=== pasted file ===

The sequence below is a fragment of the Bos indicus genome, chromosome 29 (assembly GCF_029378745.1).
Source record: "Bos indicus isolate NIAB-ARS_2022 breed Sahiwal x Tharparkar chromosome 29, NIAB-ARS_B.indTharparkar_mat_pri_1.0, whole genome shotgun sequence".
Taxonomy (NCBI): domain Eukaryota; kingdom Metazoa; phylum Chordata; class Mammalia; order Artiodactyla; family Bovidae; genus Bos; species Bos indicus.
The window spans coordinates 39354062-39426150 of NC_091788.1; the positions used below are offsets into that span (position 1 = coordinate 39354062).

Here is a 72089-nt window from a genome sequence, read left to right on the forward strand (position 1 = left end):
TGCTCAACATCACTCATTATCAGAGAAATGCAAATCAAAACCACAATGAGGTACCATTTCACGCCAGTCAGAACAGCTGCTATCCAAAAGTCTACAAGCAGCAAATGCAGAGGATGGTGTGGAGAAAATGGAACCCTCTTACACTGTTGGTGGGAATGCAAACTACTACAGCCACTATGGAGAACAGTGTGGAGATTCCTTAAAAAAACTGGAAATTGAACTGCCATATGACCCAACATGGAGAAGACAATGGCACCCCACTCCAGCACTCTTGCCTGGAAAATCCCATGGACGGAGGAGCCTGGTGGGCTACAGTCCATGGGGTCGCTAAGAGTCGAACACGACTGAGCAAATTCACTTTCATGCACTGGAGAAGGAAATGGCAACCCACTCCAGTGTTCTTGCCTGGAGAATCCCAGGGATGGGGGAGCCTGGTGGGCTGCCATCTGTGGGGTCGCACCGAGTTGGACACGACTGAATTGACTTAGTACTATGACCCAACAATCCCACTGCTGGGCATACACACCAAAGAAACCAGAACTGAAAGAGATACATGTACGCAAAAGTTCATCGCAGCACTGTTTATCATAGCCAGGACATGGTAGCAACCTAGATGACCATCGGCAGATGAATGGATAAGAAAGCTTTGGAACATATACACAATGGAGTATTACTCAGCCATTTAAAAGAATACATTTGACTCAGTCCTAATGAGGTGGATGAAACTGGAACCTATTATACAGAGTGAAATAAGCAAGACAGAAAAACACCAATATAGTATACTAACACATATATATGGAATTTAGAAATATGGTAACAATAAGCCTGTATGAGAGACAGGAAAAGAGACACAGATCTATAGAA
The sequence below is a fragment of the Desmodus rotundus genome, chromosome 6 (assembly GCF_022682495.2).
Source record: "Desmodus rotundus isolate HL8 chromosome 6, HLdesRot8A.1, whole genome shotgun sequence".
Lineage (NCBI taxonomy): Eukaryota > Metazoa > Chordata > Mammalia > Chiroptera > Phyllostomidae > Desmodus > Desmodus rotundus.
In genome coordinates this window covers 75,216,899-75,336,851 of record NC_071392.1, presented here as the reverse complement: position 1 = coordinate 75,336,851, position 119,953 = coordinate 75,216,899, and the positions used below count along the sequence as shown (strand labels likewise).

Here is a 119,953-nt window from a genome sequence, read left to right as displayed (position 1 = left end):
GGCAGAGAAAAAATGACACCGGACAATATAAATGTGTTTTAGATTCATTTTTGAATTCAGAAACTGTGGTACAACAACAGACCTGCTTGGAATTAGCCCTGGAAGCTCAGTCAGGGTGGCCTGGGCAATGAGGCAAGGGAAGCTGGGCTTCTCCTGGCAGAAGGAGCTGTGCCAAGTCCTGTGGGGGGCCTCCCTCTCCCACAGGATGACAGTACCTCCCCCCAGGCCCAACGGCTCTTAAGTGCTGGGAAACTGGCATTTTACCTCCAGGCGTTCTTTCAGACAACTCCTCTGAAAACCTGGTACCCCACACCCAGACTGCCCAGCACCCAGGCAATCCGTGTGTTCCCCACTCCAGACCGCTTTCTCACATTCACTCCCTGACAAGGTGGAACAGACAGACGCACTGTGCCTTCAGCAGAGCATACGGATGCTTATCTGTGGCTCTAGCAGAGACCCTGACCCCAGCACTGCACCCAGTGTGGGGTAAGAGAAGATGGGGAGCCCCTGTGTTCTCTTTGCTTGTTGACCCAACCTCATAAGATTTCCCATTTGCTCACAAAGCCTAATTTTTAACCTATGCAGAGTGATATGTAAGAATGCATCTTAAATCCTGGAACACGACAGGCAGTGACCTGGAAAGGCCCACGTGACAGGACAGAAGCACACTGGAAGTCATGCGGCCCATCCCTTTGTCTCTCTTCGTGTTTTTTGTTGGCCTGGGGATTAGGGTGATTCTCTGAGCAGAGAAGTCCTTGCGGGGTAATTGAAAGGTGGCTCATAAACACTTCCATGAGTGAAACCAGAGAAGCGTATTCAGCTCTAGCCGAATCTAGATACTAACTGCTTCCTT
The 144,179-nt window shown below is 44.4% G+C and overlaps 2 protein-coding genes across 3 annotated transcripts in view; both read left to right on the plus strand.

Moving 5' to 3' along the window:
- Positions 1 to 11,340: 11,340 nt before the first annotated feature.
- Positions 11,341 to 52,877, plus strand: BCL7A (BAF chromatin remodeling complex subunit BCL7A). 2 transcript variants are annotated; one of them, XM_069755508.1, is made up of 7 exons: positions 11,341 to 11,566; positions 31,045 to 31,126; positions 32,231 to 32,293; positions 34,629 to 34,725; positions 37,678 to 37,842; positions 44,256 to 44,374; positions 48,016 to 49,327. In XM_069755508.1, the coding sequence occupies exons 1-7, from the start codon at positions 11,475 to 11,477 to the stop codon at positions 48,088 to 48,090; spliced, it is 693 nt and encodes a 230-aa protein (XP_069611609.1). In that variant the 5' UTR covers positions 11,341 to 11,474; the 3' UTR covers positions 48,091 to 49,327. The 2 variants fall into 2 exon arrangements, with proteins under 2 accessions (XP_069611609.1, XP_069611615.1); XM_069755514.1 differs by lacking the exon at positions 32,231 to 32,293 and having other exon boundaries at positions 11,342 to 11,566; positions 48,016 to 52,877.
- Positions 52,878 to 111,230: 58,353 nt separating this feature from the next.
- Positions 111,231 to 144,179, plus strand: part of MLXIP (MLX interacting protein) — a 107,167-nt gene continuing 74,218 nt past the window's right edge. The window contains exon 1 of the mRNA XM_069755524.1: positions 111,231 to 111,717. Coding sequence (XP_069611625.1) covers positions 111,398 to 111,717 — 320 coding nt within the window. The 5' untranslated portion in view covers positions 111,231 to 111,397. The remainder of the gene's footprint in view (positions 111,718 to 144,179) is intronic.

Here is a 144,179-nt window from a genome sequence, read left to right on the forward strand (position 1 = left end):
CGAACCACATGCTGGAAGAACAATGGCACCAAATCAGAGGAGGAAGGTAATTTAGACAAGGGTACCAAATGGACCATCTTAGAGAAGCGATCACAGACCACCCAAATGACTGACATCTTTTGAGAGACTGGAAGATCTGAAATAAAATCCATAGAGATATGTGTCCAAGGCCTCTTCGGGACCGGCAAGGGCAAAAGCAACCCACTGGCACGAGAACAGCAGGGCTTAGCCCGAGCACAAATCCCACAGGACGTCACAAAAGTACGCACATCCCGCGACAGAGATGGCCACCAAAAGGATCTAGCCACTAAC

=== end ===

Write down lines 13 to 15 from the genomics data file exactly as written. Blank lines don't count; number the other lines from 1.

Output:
The 144,179-nt window shown below is 44.4% G+C and overlaps 2 protein-coding genes across 3 annotated transcripts in view; both read left to right on the plus strand.

Moving 5' to 3' along the window:
- Positions 1 to 11,340: 11,340 nt before the first annotated feature.